Abramovich Trial Decision

Judgment in the biggest trial in UK history was rendered on 31 August after being reserved for seven months. The claim by Boris Berezovsky against Russian billionaire Roman Abramovich (owner of the Chelsea football club) for damages of $5 billion was dismissed.

In part Berezovksy claimed that Abramovich used intimidatory threats to coerce Berezovsky into selling his interest in the Sibneft oil company at a price that was substantially undervalued. He also alleged that Abramovich breached a shareholders’ agreement concerning an aluminum business RusAl, causing damages.

Here is an executive summary of the judgment.

There was apparently little or no contemporary documentary evidence of the crucial agreements alleged by Berezovsky. He failed to meet the plaintiff’s onus. In withering language the judge found Berezovsky to be an unimpressive, inherently unreliable witness who, “…regarded the truth as a transitory, flexible concept, which could be moulded to suit his current purposes”, and would have said “almost anything” to support his case.

Abramovich’s lead counsel was Jonathan Sumption Q.C., who is the newest member of the UK Supreme Court. The press reported that in closing argument he submitted Berezovsky could not be believed but added that he didn’t want to be unfair to Berezovsky. Not everything he said was dishonest. Some of it was due to his “prodigous capacity” for self-deception.


  1. I am not sure if this is a paradox or ironical but faced with a decision by an English court arbitrating a quarrel over the ill-gotten proceeds (fraud and corruption) is astounding. Britain seems to be in the process of developing an international reputation for evenhandness in the adjudication of money laundering operations. According to Jeffrey Sachs (shock doctrine adviser to Poland and Russia’s Yeltsin) Abramovich et al. acquired these assets for 1% of their value (a fact which is not in dispute). This “sale” was arranged by the complainant who was instrumental, bribing, etc. Yeltsin’s entourage, for the acquisition these “assets”. Tremendous fortunes were made inside and outside of Russia but all are based on the initial corruption and subsequent “windfall” as a result of the acquisitions.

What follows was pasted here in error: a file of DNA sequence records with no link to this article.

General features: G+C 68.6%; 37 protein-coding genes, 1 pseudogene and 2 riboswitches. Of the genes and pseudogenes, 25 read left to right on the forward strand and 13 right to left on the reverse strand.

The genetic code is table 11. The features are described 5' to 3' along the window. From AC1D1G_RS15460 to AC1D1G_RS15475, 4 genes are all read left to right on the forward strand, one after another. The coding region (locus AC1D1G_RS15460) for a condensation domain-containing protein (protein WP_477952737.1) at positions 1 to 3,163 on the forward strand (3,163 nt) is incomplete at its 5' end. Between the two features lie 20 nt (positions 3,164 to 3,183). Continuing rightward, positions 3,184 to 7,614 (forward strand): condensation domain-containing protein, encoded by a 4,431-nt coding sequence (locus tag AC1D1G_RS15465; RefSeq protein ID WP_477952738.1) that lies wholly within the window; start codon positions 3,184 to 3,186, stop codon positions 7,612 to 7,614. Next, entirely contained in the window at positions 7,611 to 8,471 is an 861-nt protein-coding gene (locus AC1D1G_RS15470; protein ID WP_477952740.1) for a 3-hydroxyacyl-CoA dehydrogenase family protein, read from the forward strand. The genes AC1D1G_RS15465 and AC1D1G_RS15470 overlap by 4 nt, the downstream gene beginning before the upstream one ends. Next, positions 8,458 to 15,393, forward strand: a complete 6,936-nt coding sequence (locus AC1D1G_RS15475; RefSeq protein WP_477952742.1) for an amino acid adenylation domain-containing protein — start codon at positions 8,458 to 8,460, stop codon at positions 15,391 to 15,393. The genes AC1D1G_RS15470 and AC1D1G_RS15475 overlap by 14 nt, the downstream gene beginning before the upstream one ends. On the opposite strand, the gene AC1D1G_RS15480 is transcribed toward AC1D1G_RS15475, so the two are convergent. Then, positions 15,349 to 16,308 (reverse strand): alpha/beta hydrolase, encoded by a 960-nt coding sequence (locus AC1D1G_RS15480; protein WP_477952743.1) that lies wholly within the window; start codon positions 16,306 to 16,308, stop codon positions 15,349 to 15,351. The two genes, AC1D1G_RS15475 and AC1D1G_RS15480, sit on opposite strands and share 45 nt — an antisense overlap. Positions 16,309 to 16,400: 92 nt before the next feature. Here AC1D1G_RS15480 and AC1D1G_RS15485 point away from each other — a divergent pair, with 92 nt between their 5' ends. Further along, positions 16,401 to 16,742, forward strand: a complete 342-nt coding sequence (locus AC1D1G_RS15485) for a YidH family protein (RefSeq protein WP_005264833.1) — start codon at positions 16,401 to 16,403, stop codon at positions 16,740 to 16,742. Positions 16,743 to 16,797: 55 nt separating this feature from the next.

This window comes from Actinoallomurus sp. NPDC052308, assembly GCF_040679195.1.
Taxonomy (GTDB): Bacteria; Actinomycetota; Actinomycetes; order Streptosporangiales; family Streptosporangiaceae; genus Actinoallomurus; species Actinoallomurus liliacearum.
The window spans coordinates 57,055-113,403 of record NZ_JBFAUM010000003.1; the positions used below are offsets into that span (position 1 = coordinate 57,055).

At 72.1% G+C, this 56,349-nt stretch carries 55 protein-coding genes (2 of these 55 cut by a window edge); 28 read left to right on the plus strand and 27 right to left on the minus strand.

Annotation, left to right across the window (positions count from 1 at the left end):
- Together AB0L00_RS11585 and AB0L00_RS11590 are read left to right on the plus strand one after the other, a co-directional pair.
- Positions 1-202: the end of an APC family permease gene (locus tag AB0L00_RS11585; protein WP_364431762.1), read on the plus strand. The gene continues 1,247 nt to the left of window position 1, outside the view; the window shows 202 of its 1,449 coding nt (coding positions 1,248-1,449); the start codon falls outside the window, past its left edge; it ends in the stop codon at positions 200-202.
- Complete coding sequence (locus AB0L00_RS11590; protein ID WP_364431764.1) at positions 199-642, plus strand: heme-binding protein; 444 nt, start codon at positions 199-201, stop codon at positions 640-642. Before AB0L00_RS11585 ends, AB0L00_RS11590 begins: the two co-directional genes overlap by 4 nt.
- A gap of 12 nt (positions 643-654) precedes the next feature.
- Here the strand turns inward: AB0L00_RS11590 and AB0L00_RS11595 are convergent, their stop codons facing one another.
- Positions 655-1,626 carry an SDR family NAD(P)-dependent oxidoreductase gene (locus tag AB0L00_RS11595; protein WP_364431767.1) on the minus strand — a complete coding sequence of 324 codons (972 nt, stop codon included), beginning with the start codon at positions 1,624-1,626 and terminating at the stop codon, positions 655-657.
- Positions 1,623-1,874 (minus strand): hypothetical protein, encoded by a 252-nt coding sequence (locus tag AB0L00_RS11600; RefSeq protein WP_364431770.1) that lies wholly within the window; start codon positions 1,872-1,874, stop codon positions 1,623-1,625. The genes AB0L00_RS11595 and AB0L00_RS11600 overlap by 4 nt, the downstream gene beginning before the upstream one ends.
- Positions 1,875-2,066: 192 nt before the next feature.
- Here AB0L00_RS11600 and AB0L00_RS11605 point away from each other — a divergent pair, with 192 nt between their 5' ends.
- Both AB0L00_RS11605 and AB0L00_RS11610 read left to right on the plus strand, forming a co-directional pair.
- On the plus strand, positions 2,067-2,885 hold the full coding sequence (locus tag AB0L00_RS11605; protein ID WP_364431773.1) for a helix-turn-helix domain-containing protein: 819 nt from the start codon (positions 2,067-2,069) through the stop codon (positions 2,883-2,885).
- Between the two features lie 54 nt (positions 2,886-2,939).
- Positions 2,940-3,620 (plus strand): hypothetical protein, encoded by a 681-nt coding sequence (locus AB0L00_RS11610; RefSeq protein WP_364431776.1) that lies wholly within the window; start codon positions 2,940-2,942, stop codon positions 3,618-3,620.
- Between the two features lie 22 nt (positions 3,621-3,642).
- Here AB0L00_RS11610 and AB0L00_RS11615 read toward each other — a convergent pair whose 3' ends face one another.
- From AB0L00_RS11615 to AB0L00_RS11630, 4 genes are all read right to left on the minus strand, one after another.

As the story goes, these parties had a falling out and as a result decided that since neither side was likely to receive a “fair” hearing and decision under the Russian justice system, and since billions of US dollars, etc. were brought to Britain, why not use the British legal system (which UK government has been promoting for years for these kinds of disputes).

    But the most astounding part is the legal counsel for the complainant has been elevated to the UK Supreme Court. It is more than likely he will be more than competent in adjudicating cases involving money laundering and extortion. We can suppose that hearings and decisions is a step up from contract interpretation by way of brass knuckles, guns and/or IEDs. And it is probably easier for the British legal system to swallow these proceedings based as they are on a new source of income which itself is based on money laundering in all its forms. However they must not rest on their laurels. The US since 2008 has been running to catch up. Not to be left out, the Canadian legal system reputedly offers a “soft touch” on white collar crime.